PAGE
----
Carbonate and bicarbonate alkalinities are decomposed by heat in boiler water releasing carbon dioxide into the steam. This gas combines with the condensed steam in process equipment and return lines to form carbonic acid. This depresses the pH value of the condensate returns and results in corrosive attack on the equipment and piping.
In general, a dealkalizer is best applied to boilers operating below 700 psi (48 bar). In order to justify installation of a dealkalizer on low-pressure boilers, the alkalinity content should be above 50 ppm with the amount of make-up water exceeding 1,000 gallons (approx. 4,000 litres) per day
Water Softener is an ion exchange system that works by removing calcium ions and magnesium ions that make up hard water.
When water flows through a Softener, the system exchanges these hard water minerals, and the softened water then leaves the water softening system.
Water is very important for the operation of many businesses. If you’re the owner of a business or commercial facility that relies on water for its day-to-day functions, it’s important that you understand the difference between hard and soft water. This will help you know which type of water is best suited for your commercial operations.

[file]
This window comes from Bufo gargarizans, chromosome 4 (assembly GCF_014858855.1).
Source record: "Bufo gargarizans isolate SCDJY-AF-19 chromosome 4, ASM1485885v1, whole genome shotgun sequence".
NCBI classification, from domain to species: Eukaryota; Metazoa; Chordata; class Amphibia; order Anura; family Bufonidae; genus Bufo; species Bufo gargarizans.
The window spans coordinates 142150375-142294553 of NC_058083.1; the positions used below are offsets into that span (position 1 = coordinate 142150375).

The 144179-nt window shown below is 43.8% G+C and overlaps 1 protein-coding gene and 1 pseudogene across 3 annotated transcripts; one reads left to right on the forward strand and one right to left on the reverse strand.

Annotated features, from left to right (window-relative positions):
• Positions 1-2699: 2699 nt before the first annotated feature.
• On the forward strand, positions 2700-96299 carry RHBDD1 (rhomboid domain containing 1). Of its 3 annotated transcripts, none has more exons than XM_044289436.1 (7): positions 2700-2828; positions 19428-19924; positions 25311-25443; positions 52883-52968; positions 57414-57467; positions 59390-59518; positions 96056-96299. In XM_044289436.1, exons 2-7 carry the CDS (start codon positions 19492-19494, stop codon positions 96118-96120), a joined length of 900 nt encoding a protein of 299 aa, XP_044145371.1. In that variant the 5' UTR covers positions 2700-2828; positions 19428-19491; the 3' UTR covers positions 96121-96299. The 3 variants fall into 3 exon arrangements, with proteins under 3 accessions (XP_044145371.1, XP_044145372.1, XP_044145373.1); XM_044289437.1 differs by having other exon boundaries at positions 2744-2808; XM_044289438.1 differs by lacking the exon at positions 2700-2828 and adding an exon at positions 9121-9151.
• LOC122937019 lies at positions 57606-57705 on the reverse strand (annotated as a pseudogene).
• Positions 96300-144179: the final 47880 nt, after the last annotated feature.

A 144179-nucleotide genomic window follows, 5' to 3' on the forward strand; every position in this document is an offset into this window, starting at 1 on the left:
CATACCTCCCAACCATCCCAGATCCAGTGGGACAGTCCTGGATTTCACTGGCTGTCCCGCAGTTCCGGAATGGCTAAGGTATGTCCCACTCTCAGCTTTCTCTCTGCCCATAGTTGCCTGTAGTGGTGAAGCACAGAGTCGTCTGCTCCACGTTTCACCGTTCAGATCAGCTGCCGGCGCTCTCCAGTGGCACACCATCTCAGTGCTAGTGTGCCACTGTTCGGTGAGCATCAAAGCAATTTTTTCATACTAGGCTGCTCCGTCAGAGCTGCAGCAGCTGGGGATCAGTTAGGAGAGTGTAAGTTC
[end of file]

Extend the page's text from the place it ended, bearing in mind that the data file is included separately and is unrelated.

There’s no doubt that installing a commercial water softener is a great investment for any business owner. However, it is always important to understand the difference between soft and hard water. Hard water has a lot of minerals such as calcium and magnesium. These minerals can affect the quality of your facility’s appliances when they build up over time. Soft water doesn’t have these minerals.
Hausers Water Systems can provide preventative maintenance needs to meet your schedule. Complete Water Treatment solutions with affordable preventative maintenance service tailored to meet your business requirements. Whether you need your Water Softening system checked every six months or have a medical water treatment system in need of monthly inspection, we are ready to keep your system running at your standard